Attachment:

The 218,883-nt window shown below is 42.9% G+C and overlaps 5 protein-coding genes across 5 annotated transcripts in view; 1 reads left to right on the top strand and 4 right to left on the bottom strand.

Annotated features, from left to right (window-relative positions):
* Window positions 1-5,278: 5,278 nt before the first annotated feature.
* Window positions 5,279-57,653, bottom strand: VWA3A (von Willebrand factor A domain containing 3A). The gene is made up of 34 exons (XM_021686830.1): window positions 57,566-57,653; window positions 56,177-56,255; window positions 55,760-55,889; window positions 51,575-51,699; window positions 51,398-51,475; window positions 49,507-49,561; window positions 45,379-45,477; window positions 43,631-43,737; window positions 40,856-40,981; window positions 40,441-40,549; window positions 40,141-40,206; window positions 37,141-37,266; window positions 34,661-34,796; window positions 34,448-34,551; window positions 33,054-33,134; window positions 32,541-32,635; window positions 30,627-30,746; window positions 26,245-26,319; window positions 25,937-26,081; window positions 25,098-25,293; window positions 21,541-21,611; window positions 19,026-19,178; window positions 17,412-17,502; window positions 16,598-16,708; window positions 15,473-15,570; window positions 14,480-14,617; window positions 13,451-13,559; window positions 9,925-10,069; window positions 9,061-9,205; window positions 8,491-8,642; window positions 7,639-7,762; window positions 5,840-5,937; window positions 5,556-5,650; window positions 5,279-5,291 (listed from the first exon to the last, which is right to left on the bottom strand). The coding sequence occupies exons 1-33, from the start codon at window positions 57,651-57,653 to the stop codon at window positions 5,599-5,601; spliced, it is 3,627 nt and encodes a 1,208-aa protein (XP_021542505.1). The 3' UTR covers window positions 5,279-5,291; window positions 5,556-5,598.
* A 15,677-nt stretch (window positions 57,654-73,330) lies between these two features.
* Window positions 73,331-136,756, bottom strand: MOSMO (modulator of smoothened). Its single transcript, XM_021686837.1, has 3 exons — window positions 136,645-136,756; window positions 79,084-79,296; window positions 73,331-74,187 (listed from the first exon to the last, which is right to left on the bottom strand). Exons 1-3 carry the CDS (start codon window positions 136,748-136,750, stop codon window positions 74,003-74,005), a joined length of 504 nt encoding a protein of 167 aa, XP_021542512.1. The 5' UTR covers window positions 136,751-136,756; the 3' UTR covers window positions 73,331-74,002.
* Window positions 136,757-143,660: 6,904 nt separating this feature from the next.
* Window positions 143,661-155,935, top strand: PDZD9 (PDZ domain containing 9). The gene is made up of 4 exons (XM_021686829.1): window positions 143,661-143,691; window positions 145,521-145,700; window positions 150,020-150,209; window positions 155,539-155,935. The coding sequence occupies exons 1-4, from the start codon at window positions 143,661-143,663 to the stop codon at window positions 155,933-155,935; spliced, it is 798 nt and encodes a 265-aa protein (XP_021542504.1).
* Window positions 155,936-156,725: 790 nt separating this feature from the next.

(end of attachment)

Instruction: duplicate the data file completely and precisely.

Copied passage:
The 218,883-nt window shown below is 42.9% G+C and overlaps 5 protein-coding genes across 5 annotated transcripts in view; 1 reads left to right on the top strand and 4 right to left on the bottom strand.

Annotated features, from left to right (window-relative positions):
* Window positions 1-5,278: 5,278 nt before the first annotated feature.
* Window positions 5,279-57,653, bottom strand: VWA3A (von Willebrand factor A domain containing 3A). The gene is made up of 34 exons (XM_021686830.1): window positions 57,566-57,653; window positions 56,177-56,255; window positions 55,760-55,889; window positions 51,575-51,699; window positions 51,398-51,475; window positions 49,507-49,561; window positions 45,379-45,477; window positions 43,631-43,737; window positions 40,856-40,981; window positions 40,441-40,549; window positions 40,141-40,206; window positions 37,141-37,266; window positions 34,661-34,796; window positions 34,448-34,551; window positions 33,054-33,134; window positions 32,541-32,635; window positions 30,627-30,746; window positions 26,245-26,319; window positions 25,937-26,081; window positions 25,098-25,293; window positions 21,541-21,611; window positions 19,026-19,178; window positions 17,412-17,502; window positions 16,598-16,708; window positions 15,473-15,570; window positions 14,480-14,617; window positions 13,451-13,559; window positions 9,925-10,069; window positions 9,061-9,205; window positions 8,491-8,642; window positions 7,639-7,762; window positions 5,840-5,937; window positions 5,556-5,650; window positions 5,279-5,291 (listed from the first exon to the last, which is right to left on the bottom strand). The coding sequence occupies exons 1-33, from the start codon at window positions 57,651-57,653 to the stop codon at window positions 5,599-5,601; spliced, it is 3,627 nt and encodes a 1,208-aa protein (XP_021542505.1). The 3' UTR covers window positions 5,279-5,291; window positions 5,556-5,598.
* A 15,677-nt stretch (window positions 57,654-73,330) lies between these two features.
* Window positions 73,331-136,756, bottom strand: MOSMO (modulator of smoothened). Its single transcript, XM_021686837.1, has 3 exons — window positions 136,645-136,756; window positions 79,084-79,296; window positions 73,331-74,187 (listed from the first exon to the last, which is right to left on the bottom strand). Exons 1-3 carry the CDS (start codon window positions 136,748-136,750, stop codon window positions 74,003-74,005), a joined length of 504 nt encoding a protein of 167 aa, XP_021542512.1. The 5' UTR covers window positions 136,751-136,756; the 3' UTR covers window positions 73,331-74,002.
* Window positions 136,757-143,660: 6,904 nt separating this feature from the next.
* Window positions 143,661-155,935, top strand: PDZD9 (PDZ domain containing 9). The gene is made up of 4 exons (XM_021686829.1): window positions 143,661-143,691; window positions 145,521-145,700; window positions 150,020-150,209; window positions 155,539-155,935. The coding sequence occupies exons 1-4, from the start codon at window positions 143,661-143,663 to the stop codon at window positions 155,933-155,935; spliced, it is 798 nt and encodes a 265-aa protein (XP_021542504.1).
* Window positions 155,936-156,725: 790 nt separating this feature from the next.